In this week's Guardian, I lay out the latest political dynamics surrounding who will become San Francisco's next mayor. But in reporting out that story, I stumbled across some interesting potential implications to Mayor Gavin Newsom's petulant promise to delay his swearing in as lieutenant governor.
There is little precedent and scant caselaw on the legality of Newsom's gambit, as most lawyers and political observers have said, so Newsom would be taking the city and state into uncharted territory just the deny his nemesis, Sup. Chris Daly, a chance to vote on the successor mayor. And it could backfire on Newsom.
For example, what if the excitement of returning to the governor's office gives Jerry Brown, 72, a fatal heart attack after he and the rest of the state constitutional officers (except Newsom) are sworn in on Jan. 3? If Newsom had taken the oath of office as he was supposed to, he would realize his dream of becoming governor.
Instead, here's what California Government Code 12058 says would then happen: “In case of vacancy in the office of Governor and in the office of Lieutenant Governor, the last duly elected President pro Tempore of the Senate shall become Governor for the residue of the term,” so Darrell Steinberg would become governor. Having covered Steinberg when I worked in Sacramento, I think he'd make a far better governor anyway, so this is probably a good outcome.
Here's another unlikely scenario I like even better: what if Gov. Jerry Brown suddenly remembers all the nasty things that Newsom said about him while running for the Democratic Party gubernatorial nomination and declares the lieutenant governor's office vacant because of Newsom's no-show at the constitutionally mandated swearing-in ceremony and decides to appoint a grown-up to the office.
Newsom's stand also carries risks for San Francisco, beyond just the sudden transfer of power that Newsom and moderate supervisors have already created. The City Charter calls for the newly elected Board of Supervisors to be sworn into office at noon on Jan. 8. But, as I've learned in interviews with officials in the Clerk the Board of Supervisors Office, there's a strange quirk in the charter that makes it unclear who the president of the board is between when the new supervisors are sworn in and when they elect a new president, which is their first order of business.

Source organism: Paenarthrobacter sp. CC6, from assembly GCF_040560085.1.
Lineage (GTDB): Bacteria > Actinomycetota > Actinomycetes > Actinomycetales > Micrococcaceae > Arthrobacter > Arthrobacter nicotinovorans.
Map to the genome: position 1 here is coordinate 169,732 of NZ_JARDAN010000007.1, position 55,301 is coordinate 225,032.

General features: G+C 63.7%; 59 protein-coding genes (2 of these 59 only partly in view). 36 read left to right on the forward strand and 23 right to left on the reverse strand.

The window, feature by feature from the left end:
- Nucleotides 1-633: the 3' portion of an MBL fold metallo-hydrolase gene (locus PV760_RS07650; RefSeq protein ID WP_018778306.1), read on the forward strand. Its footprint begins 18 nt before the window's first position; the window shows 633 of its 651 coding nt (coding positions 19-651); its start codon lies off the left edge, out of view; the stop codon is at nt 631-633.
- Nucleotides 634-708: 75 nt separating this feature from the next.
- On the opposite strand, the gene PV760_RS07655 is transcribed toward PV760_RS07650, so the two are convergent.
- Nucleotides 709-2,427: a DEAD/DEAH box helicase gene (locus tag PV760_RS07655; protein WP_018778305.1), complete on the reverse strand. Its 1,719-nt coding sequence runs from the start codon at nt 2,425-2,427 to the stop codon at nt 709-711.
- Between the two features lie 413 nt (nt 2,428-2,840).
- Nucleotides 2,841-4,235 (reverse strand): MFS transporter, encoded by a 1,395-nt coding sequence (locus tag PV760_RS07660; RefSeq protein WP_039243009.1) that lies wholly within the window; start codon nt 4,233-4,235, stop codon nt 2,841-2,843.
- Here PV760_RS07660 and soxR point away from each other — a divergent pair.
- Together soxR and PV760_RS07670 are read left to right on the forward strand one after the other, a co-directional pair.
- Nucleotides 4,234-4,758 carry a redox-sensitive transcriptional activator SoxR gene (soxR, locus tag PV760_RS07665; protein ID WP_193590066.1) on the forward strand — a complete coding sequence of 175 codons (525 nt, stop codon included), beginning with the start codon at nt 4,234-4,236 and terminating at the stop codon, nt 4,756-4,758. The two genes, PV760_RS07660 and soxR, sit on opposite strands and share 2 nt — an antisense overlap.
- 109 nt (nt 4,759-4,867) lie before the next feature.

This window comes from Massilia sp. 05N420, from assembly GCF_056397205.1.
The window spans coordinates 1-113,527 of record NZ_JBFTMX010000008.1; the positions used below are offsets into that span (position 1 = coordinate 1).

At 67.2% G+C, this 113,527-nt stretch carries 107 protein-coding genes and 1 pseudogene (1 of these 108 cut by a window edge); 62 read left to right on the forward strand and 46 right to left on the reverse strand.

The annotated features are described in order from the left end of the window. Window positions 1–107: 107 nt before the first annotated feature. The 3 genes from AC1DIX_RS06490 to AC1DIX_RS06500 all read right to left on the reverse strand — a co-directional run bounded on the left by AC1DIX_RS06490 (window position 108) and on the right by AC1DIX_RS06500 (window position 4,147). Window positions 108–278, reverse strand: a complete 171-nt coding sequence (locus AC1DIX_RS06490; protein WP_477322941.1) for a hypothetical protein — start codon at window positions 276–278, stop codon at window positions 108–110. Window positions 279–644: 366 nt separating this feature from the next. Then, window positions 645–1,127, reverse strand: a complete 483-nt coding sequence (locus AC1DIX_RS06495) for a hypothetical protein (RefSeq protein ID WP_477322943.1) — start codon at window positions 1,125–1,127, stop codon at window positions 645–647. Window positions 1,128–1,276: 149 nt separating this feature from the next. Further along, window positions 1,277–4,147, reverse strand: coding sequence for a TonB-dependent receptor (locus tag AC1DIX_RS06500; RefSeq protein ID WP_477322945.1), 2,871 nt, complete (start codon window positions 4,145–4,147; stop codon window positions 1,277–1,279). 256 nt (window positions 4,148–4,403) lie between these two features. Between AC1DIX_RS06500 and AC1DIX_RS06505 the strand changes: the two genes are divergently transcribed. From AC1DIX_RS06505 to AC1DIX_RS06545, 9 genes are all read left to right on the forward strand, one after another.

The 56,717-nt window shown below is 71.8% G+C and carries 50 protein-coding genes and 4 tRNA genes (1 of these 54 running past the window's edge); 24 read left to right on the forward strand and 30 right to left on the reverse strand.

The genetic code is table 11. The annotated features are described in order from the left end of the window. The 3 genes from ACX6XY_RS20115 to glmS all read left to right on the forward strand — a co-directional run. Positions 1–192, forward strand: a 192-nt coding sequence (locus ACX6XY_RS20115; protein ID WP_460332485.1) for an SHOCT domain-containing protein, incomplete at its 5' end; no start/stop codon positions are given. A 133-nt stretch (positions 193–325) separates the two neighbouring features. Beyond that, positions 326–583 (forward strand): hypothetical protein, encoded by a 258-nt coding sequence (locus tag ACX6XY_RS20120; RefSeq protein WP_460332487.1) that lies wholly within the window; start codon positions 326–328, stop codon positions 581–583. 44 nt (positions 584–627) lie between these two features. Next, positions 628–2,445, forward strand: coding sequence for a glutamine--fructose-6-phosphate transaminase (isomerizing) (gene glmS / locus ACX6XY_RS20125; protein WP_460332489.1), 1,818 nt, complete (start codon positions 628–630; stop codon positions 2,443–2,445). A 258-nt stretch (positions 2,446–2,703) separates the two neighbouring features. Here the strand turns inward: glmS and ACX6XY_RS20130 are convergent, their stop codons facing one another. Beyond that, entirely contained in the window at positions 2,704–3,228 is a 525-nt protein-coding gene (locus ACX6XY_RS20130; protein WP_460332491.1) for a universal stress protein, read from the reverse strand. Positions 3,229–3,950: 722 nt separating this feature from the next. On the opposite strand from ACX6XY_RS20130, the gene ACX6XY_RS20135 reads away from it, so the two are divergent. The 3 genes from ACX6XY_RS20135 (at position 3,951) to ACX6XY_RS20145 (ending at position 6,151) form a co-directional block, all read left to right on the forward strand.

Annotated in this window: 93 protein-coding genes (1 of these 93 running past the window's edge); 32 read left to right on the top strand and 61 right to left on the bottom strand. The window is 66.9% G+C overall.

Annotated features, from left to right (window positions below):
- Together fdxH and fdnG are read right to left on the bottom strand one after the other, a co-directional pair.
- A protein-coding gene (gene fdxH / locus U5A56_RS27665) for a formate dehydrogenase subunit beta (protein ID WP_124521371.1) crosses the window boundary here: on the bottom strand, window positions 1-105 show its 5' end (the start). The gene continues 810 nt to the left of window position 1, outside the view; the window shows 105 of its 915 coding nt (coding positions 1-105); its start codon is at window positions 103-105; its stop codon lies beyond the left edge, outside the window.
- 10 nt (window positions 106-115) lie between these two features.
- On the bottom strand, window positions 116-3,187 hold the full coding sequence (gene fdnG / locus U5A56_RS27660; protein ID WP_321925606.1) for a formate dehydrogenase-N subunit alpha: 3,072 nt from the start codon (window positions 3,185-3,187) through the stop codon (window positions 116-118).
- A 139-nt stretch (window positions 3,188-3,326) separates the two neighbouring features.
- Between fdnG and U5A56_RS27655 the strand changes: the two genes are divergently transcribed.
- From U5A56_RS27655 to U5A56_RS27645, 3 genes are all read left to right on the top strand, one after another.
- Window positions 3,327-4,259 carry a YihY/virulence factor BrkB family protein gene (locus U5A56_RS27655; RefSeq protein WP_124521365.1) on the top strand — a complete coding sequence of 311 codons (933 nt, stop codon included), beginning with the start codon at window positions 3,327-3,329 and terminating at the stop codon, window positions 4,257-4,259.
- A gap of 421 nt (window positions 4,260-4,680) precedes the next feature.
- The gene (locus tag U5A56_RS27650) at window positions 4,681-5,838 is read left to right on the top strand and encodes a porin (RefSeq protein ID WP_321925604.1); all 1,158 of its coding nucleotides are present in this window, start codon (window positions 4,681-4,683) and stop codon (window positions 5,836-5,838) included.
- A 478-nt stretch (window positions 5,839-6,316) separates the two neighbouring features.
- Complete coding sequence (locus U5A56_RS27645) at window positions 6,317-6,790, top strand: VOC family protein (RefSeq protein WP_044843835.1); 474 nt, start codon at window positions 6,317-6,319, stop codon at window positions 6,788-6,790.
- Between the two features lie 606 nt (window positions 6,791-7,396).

After all, oftentimes the outgoing president isn't even a supervisor anymore, as was the case two years ago when Aaron Peskin yielded his D3 supervisorial seat to David Chiu. This year, the Clerk's Office says Chiu will preside over the Jan. 8 meeting for ceremonial reasons until a new president is elected (which could take minutes, hours, or days depending on a nominee's ability to get six votes).
Now, under normal circumstances, the city would have a duly elected or appointed mayor during that transition period, so it's not terribly important that there is a gap in who serves as president of the board. Even when the mayor moves on to higher office, as is the case this year, the City Charter calls for the president to serve as acting mayor until the board can appoint an interim mayor.
But because of Newsom's extralegal meddling in city affairs after his scheduled departure, Chiu doesn't become acting mayor as he should for those five days. So what happens if Brown has his sudden heart attack at 12:05 pm on Jan. 8 and Newsom, seeing that his stunt may cost him the chance to be governor, rushed to Sacramento to take his oath of office before Brown flatlines?
In that circumstance, the Mayor's Office would be vacant and so would the board presidency, leaving San Francisco leaderless until the board can come up with six votes each for a new mayor and board president.
Now, is any of this likely? No, but this and lots of other hypothetical possibilities illustrate just how selfish and irresponsible that Newsom and the downtown-based instigators of this drama are being, despite their hypocritical public claims to caring about the city and trying to prevent political games.
But as Sacramento Bee columnist Dan Walters recently wrote: “It's impossible to predict how Newsom's power play will turn out. It's a stormy beginning for his new career in state politics – but given the irrelevance of his new office, it may also be the high point.”